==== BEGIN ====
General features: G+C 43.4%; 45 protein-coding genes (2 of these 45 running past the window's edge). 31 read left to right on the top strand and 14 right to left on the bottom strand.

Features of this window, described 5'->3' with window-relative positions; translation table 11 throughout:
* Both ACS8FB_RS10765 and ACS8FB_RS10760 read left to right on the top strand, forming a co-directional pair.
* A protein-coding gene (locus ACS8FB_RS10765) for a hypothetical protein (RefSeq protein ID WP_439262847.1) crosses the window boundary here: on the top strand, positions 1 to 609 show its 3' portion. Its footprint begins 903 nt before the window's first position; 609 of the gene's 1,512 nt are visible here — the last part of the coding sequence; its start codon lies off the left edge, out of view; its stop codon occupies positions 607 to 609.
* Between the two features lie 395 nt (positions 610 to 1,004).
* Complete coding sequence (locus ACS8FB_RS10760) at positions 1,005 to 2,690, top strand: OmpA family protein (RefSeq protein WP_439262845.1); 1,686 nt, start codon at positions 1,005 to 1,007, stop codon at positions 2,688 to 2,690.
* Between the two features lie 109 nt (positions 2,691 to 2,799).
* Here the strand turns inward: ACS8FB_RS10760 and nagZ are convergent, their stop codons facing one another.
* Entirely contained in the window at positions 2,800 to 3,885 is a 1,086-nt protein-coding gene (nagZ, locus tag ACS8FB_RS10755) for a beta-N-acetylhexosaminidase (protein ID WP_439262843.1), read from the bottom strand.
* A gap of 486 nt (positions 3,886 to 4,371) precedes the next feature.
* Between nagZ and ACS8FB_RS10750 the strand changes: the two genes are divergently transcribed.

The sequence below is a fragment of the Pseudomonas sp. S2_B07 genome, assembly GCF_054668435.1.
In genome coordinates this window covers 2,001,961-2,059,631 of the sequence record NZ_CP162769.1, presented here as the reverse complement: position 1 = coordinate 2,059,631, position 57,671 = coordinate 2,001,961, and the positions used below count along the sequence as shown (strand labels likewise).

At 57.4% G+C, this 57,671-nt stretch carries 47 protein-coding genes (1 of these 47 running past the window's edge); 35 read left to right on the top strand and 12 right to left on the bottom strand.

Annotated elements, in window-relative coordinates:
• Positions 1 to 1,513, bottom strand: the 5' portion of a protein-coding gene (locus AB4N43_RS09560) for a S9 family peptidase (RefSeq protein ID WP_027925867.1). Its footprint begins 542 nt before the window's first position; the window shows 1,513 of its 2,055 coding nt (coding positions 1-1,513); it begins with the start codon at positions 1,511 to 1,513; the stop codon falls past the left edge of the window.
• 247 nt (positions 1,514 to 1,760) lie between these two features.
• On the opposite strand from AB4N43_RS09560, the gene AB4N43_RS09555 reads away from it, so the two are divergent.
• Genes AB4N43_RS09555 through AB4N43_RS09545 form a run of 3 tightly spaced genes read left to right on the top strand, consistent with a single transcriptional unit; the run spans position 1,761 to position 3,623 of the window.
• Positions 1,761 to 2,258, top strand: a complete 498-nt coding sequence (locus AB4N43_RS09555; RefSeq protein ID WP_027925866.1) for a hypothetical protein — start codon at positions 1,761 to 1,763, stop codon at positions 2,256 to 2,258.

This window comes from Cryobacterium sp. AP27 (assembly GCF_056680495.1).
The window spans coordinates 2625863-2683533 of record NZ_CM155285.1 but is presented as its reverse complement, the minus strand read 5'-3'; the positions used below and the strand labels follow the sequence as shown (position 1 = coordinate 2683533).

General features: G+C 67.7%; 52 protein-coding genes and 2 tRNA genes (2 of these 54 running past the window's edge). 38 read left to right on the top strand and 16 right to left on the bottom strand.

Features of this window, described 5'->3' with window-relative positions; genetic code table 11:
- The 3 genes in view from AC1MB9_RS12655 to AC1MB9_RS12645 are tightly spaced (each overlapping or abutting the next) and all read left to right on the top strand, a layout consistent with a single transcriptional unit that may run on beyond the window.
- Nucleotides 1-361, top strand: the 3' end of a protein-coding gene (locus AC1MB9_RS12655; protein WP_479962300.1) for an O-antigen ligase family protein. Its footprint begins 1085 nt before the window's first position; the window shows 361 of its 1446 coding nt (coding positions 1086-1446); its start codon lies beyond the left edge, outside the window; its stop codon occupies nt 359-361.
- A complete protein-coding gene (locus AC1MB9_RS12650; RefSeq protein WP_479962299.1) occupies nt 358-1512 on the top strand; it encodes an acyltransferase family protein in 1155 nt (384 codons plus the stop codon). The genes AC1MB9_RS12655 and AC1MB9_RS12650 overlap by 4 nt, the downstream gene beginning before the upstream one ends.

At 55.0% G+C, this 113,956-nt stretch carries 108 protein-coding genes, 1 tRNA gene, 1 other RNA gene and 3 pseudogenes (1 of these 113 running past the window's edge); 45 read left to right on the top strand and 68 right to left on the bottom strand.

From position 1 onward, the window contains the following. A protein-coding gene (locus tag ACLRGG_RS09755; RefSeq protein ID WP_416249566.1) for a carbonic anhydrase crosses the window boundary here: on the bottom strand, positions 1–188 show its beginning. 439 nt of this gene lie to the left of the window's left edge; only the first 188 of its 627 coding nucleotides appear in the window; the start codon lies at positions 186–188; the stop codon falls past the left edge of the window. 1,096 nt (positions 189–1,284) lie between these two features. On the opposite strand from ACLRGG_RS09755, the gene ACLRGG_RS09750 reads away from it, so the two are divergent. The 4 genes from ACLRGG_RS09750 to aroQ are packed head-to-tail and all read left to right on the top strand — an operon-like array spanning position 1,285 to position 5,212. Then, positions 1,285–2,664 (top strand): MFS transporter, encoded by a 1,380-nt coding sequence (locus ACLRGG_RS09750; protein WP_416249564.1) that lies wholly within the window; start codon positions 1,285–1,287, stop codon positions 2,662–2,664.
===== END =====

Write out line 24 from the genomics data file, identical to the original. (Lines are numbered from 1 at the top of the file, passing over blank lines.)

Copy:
Features of this window, described 5'->3' with window-relative positions; genetic code table 11: